World of Warships is trying to raise funds to save a World War II submarine from the scrapyard.
It's the USS Batfish, a Balao-class submarine that was active during World War II. The Batfish was famous for sinking 3 Japanese Navy submarines over a period of three days in February 1945. That made it the most successful sub-killing sub in history.
The Batfish was decommissioned in 1958 but served as a training and research vessel for another decade. Then it was towed to Muskogee, Oklahoma where it served as a museum piece in Muskogee War Memorial Park.
Unfortunately, it was an outdoor exhibit, and the recent floods that hit Oklahoma hit the Batfish particularly hard. It basically destroyed the Batfish’s display platform, caused a whole bunch of damage to the hull, and extensive damage to the sub's interior. Now it’s all gotta be fixed, but museums aren’t exactly the most well-funded institutions in America.
Thus it falls to video games to save the day. Wargaming, the developers of World of Warships, are hosting a fundraising drive to help save the USS Batfish. A $10 donation will get you a collection of 8 in-game flags and the satisfaction of knowing you’ve done your part to save a piece of American history.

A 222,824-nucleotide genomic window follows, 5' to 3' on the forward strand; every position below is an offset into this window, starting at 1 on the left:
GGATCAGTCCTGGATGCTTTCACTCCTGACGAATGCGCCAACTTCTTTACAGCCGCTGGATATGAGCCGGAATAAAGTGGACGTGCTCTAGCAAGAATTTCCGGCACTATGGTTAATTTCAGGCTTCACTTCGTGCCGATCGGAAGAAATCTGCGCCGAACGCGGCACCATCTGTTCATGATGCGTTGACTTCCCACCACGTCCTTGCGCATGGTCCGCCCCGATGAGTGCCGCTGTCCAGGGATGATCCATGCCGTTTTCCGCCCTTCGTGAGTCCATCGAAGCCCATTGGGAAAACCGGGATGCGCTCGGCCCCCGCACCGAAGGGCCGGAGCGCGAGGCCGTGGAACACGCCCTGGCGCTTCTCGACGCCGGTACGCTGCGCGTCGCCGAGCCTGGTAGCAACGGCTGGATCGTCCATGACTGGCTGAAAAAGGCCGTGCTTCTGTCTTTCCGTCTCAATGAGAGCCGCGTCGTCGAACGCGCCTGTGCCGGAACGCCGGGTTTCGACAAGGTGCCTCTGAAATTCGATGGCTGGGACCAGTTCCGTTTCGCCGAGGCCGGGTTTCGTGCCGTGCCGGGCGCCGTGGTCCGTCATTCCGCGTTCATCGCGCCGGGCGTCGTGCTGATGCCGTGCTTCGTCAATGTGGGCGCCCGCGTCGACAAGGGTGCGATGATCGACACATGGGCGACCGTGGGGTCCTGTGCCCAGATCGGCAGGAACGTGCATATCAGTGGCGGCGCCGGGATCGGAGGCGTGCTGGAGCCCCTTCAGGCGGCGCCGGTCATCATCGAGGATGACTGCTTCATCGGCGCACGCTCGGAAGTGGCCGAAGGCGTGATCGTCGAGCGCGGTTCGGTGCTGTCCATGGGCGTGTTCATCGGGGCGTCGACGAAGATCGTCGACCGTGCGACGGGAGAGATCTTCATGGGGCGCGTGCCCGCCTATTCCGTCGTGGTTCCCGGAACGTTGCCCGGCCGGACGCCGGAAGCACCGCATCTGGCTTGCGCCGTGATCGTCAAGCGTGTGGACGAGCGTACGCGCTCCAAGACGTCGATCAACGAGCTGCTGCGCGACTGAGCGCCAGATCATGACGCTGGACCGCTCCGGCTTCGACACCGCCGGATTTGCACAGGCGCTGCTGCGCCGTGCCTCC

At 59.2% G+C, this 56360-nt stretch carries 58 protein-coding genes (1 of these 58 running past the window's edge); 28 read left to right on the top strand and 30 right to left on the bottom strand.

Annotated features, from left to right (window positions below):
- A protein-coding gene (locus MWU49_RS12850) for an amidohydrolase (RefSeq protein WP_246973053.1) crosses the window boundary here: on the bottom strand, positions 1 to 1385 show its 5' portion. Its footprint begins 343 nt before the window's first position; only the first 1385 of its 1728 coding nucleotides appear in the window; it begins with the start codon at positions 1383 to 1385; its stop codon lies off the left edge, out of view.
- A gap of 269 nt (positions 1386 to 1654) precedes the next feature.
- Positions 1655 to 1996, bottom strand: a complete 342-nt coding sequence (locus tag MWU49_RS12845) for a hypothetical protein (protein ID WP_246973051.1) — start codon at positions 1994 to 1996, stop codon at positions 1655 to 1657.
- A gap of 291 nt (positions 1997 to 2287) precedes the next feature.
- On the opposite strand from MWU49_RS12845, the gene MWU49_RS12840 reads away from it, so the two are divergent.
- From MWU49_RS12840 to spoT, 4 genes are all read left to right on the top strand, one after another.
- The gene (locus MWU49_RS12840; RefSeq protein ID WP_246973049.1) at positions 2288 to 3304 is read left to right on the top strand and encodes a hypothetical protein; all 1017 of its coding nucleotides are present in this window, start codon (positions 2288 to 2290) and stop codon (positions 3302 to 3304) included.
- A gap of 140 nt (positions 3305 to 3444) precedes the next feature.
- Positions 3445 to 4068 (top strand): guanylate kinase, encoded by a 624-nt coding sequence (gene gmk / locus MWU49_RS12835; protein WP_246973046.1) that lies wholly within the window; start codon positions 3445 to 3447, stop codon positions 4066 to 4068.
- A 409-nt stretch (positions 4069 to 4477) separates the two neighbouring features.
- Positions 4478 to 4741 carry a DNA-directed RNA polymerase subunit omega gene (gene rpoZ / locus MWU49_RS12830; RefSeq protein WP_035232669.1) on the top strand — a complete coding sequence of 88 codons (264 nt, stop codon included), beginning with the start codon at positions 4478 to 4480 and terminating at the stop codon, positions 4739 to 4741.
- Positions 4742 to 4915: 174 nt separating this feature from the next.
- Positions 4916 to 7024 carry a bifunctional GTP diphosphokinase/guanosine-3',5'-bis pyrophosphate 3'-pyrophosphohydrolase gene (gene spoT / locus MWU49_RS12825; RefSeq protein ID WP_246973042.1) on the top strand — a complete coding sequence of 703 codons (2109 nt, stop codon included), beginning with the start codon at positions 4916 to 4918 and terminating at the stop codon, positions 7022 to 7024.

As of the time of this article, 10,954 patches remain, so they've got a long way to go before they reach their funding goal of $150,000. Repairing a submarine is not cheap and requires sandblasting, painting, construction of a new platform, repairs to the interior, and relocating the entire sub to a spot that hasn't been degraded by floodwaters.
If you're not into World of Warships but you'd still like to help out, there's a GoFundMe page dedicated to the Batfish's preservation.
“Working to preserve these ships and their history is part of our mission to ensure future generations can fully understand and remember those who served,” said Ray Hazlip, Regional Publishing Producer at Wargaming “Our community has shown us how passionate they are about preserving naval history as two years ago they raised approximately $300,000 to restore the USS Texas.”
Will they raise the same amount to save the Batfish? Only time will tell.